For more than a century, Federal law prohibited disabled veterans from receiving both their military retired pay and their VA disability compensation. Combat-injured and severely disabled veterans deserve better. I was the first President in over 100 years to sign concurrent receipt legislation.

My administration has launched a $35 million program to provide housing and health care and other support services to homeless veterans. No veteran who served in the blazing heat or bitter cold of foreign lands should have to live without shelter, exposed to the elements, in the very country whose freedom they fought for.

We are modernizing VA health centers and building new ones, especially in the South and West where increasing numbers of our veterans live. Since 2001, we have opened 194 new community-based clinics nationwide. Through the CARES Initiative we're providing $1 billion and have requested another half-billion for next year to modernize VA facilities and to provide better care for veterans in areas where the need is growing. When it comes to providing first-class care for our veterans, we are getting the job done.

Our Nation's debt extends not just to the veterans who served but to the families who supported them in war and depend on them today. So last December, I signed the Veterans Benefits Act, authorizing $1 billion in new and expanded benefits for disabled veterans, surviving spouses, and their children.

We meet today at a time of war for our country, a war we did not start, yet one that we will win. If America shows weakness or uncertainty in this decade, the world will drift toward tragedy. This will not happen on my watch.

The world changed on that terrible September morning, and since that day, we have changed the world. Before September the 11th, 2001, Afghanistan served as the home base of Al Qaida, which trained and deployed thousands of killers to set up terror cells around the world, including our own country. Because we acted, Afghanistan is a rising democracy. I don't know whether you know this or not, but over 10 million Afghan citizens have registered to vote in the coming October Presidential elections. Because we acted, many young girls now go to school for the first time. Because we acted, Afghanistan is an ally in the war on terror. Because we acted, America and the world are safer.

Before September the 11th, Libya was spending millions to acquire weapons of mass destruction. Today, because America and our allies sent a clear and easy-to-understand message, the leader of Libya has abandoned his pursuit of weapons of mass destruction, and America and the world are safer.

Before September the 11th, the ruler of Iraq was a sworn enemy of America. He was defying the world. He was firing weapons at American pilots who were enforcing the world's sanctions. He had pursued and he had used weapons of mass destruction. He had harbored terrorists. He invaded his neighbors. He subsidized the families of suicide bombers. He and his henchmen murdered tens of thousands of his own citizens. He was a source of instability in the world's most volatile region. Saddam Hussein was a threat.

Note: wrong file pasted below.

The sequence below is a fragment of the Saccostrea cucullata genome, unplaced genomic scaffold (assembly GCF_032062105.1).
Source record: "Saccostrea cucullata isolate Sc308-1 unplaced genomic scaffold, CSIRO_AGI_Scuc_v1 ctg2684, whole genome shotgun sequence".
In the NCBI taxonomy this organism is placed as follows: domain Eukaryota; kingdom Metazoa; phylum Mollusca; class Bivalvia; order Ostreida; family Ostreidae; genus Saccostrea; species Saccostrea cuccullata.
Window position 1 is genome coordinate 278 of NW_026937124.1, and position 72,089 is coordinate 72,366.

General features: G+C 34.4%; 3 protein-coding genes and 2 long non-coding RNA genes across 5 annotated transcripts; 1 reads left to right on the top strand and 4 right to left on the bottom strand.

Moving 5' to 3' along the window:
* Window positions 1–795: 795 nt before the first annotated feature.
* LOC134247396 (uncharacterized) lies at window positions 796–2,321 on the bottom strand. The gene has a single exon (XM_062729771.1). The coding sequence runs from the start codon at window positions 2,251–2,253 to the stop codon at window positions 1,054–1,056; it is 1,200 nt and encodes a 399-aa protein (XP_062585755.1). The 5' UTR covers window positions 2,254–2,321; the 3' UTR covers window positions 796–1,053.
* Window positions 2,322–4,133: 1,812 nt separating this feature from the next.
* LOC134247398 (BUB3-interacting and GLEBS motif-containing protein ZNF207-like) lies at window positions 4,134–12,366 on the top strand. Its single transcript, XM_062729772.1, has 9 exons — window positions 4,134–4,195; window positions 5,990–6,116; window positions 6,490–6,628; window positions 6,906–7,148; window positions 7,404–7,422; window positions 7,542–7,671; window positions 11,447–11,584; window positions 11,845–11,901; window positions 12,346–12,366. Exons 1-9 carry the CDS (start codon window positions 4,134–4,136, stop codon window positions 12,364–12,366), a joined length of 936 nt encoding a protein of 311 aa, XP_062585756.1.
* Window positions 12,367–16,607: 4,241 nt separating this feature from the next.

After September the 11th, one of the lessons this country must always remember is that we must take threats seriously before they fully materialize. So I went to the United States Congress, and members of both political parties, including my opponent, looked at the intelligence and looked at the background and came to the same conclusion: Saddam Hussein was a threat.

Before a President ever commits troops, we must try all other alternatives to deal with threats. And so I went to the United Nations. I said to the free world, "Saddam Hussein is a threat." They looked at the same intelligence and came to the same conclusion with a 15-to-nothing vote in U.N. Security Council. They said, "Disclose, disarm, or face serious consequences." The world had spoken.

But as he had for over a decade. Saddam Hussein defied the demands of the free world. He ignored the demands of the United Nations. As a matter of fact, when we sent inspectors—or when the U.N. sent inspectors into Iraq, he systematically deceived the inspectors. So I had a choice to make: Do I forget the lessons of September the 11th and take the word of a madman, or do I take action to defend our country? Given that choice, I will defend America every time.

Even though we did not find the stockpiles that we thought we would find, Sad-dam Hussein had the capability of making weapons of mass destruction, and he could have passed that capability on to the enemy, and that was a risk we could not afford to take after September the 11th. Knowing what I know today, I would have taken the same action. America and the world are safer with Saddam Hussein sitting in a prison cell.

We will continue to work with friends and allies around the world to aggressively pursue the terrorists in Iraq and Afghanistan and elsewhere. You cannot talk sense to these people. You cannot negotiate with them. You cannot hope for the best. We must aggressively pursue them around the world so we do not have to face them here at home. In this different kind of war, we may never sit down at a peace table. But make no mistake about it, we are winning, and we will win. We will win by staying on the offensive. We will win by spreading liberty. We believe that liberty can transform nations from tyranny into peaceful nations.

And so we'll keep our commitments in Afghanistan and Iraq. We will help them become peaceful and democratic countries that are allies in the war on terror. Those countries are now governed by strong leaders who believe in the aspirations of their people. We'll help them in the political process. More importantly, we will train Afghan citizens and Iraqi citizens so they can defend their own country against a few who would stop the wishes of the many. Our military will complete this mission as quickly as possible so our troops do not stay a day longer than necessary.